Reggae music History began with Jazz. As Jazz swept across the globe with the help of radio broadcasts and records in the 1940s, Jamaica was not immune to the fever and bands began to spring up everywhere to entertain the tourists. Names like trombonist Don Drummond, and sax player Tommy McCook began their careers.
In the 50s Jazz, Bebop become the new rage and Jazz orchestras began to fade in favor of a new youthful type of music, the rage spread all over the world.
Jamaica first started their own label of music in the 50s. When there was a lack of R&B releases, Edward Sega, the man who was to become the president of Jamaica, was first known as the founder of a company called WIRL, or West Indian Records Limited, this company began releasing the work of local artists.
Many more recorders began to follow suit, once the pressing plants were established on the island, the Jamaican recording industry was born.
By the 1960s ska was the first unique style of music developed by the Jamaicans, giving them their own identity. This was a welcome change for Jamaicans who were finding that their versions of R&B didn’t have the same appeal as the originals.
Prince Buster is believed to be the founding father of Ska, when he set up a record production and in one session created 13 songs for his new label Wild Bells.
Prince Buster had asked Derrick Morgan to come and sing, and the 13 songs all turned out to be hits. Over the course of the 13-song session, they found something new, by melding the rhythm of traditional mento music, and adding R&B, they changed Jamaican music history.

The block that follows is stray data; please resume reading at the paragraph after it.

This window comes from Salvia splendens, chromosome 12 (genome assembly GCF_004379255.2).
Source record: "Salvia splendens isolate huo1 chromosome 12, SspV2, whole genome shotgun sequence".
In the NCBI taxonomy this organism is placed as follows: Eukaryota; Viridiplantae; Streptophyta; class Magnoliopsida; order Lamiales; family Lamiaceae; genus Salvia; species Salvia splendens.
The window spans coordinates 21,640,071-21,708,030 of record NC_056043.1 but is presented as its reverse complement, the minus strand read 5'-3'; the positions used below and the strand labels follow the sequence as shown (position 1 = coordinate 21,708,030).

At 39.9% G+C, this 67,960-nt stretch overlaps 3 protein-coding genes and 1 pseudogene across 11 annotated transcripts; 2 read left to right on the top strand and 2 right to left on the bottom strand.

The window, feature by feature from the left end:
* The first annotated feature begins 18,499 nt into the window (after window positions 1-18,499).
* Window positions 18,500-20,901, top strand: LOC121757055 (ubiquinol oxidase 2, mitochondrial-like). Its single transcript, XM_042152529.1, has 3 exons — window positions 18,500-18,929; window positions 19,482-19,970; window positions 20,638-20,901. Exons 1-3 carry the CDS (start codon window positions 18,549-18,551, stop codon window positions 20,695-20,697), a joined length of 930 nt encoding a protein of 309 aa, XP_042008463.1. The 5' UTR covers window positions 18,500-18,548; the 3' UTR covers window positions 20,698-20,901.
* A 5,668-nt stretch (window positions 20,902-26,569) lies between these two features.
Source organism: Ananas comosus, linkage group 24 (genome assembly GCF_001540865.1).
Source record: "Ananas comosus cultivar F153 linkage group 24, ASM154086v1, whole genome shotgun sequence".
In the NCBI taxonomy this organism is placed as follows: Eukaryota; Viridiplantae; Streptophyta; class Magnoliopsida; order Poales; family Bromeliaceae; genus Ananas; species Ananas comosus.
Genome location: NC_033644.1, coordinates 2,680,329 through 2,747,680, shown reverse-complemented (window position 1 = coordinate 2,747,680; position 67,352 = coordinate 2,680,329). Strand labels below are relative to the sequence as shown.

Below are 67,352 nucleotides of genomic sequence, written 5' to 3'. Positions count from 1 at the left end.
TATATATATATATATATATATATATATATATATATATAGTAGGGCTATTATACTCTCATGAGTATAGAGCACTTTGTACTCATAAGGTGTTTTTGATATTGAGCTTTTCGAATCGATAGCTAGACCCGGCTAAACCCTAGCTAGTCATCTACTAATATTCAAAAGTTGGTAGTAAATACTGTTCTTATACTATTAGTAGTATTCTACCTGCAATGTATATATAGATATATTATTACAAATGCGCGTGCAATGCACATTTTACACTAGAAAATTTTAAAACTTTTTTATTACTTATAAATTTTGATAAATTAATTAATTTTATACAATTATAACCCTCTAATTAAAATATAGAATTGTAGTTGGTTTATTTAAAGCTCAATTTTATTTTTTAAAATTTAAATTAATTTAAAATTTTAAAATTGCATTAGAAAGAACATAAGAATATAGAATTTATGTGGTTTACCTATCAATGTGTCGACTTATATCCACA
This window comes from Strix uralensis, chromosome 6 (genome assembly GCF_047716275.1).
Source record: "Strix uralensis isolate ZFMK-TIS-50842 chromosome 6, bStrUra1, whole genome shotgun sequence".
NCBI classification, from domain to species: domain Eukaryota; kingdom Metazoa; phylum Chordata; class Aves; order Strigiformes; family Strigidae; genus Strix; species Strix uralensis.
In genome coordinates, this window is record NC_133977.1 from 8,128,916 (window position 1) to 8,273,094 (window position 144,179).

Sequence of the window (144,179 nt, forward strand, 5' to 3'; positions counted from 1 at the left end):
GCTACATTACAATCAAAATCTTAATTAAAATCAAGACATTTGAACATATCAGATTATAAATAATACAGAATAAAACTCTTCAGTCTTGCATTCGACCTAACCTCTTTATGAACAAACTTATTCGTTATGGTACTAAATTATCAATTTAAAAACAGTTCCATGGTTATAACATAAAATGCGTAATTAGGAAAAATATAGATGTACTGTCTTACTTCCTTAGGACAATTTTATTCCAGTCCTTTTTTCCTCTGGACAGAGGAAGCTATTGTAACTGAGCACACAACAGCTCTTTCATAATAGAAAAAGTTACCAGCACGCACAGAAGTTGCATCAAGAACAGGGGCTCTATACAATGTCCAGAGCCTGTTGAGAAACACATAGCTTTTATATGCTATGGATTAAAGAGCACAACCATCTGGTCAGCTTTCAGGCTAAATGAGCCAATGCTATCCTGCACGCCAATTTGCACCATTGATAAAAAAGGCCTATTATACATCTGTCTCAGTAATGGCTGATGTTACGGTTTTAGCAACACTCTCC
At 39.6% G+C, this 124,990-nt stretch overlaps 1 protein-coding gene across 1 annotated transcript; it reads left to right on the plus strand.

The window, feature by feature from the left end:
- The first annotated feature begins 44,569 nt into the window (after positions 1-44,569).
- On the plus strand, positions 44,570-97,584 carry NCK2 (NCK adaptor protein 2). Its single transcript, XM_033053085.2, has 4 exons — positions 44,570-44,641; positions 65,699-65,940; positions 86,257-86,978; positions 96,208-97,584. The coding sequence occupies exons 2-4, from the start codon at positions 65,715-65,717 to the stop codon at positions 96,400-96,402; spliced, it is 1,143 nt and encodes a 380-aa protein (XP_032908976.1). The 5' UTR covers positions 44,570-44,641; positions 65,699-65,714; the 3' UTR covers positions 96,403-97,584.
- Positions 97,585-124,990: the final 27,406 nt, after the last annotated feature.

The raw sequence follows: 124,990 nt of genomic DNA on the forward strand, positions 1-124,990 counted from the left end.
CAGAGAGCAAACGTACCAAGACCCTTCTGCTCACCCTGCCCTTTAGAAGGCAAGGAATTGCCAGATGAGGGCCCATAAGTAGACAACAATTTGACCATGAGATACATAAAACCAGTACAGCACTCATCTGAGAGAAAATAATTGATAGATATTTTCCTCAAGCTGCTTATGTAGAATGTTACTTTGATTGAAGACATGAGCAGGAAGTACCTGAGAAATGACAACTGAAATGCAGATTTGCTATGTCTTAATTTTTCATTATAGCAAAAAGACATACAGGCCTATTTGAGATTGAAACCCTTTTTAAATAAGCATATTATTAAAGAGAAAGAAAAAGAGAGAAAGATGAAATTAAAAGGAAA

The crowds loved the new music, and the new music fitted in with the mood of the times, especially with Jamaica receiving independence.
The people were glad to embrace anything that was unique to Jamaica. Ska was made by the working class Jamaicans, and told their stories. The other record makers followed suit, in order to compete with buster.
Ska made a debut in America but was unsuccessful, but it did make an impact on Britain, after the war many Jamaicans had gone to work in Britain to help rebuild it, and brought along Ska.
Rude boys made their entrance into the working class Jamaican underground scene in Britain, and they were the generation that changed the music to suit them, the result, rock steady.
Rock Steady Music
The Jamaican people embraced Rock steady music, especially after one particular hot summer.
The slowed down form of Ska meant that people didn’t have to exert so much energy, so they could stay on the dance floor for longer. Rock steady also took off in Britain and was embraced by the skinheads of that time.
Reggae was the direct decent of rock steady. Many Jamaicans had not liked the name rock steady, and through a different version of an old song Fat Man, the artist Morgan changed the beat and he created a creep with an organ and rhythm guitar.
The music sounded like the word reggae, and that’s how the name took off. The first Reggae Album was called, “Do The Reggae” by the Maytals in 68. Reggae was faster than rock steady was, but more complex than Ska.
Reggae soon took off in a new direction with toasting; King Tubby had discovered that acetates or dub plates could be manipulated, by leaving the vocal track out a new version could be created.
With the help of a talented toaster called U-Roy, Tubby made the first toasting reggae record called Wake The Town. This style went to the top of the charts and would later go on to be one of the motivators of hip-hop.
With the release of the album, “The Harder They Came” gave reggae the global recognition they needed. Reggae now had the global attention it desired all that was needed now was an image. That’s when Bob Marley catapulted to stardom, and created the image needed for reggae.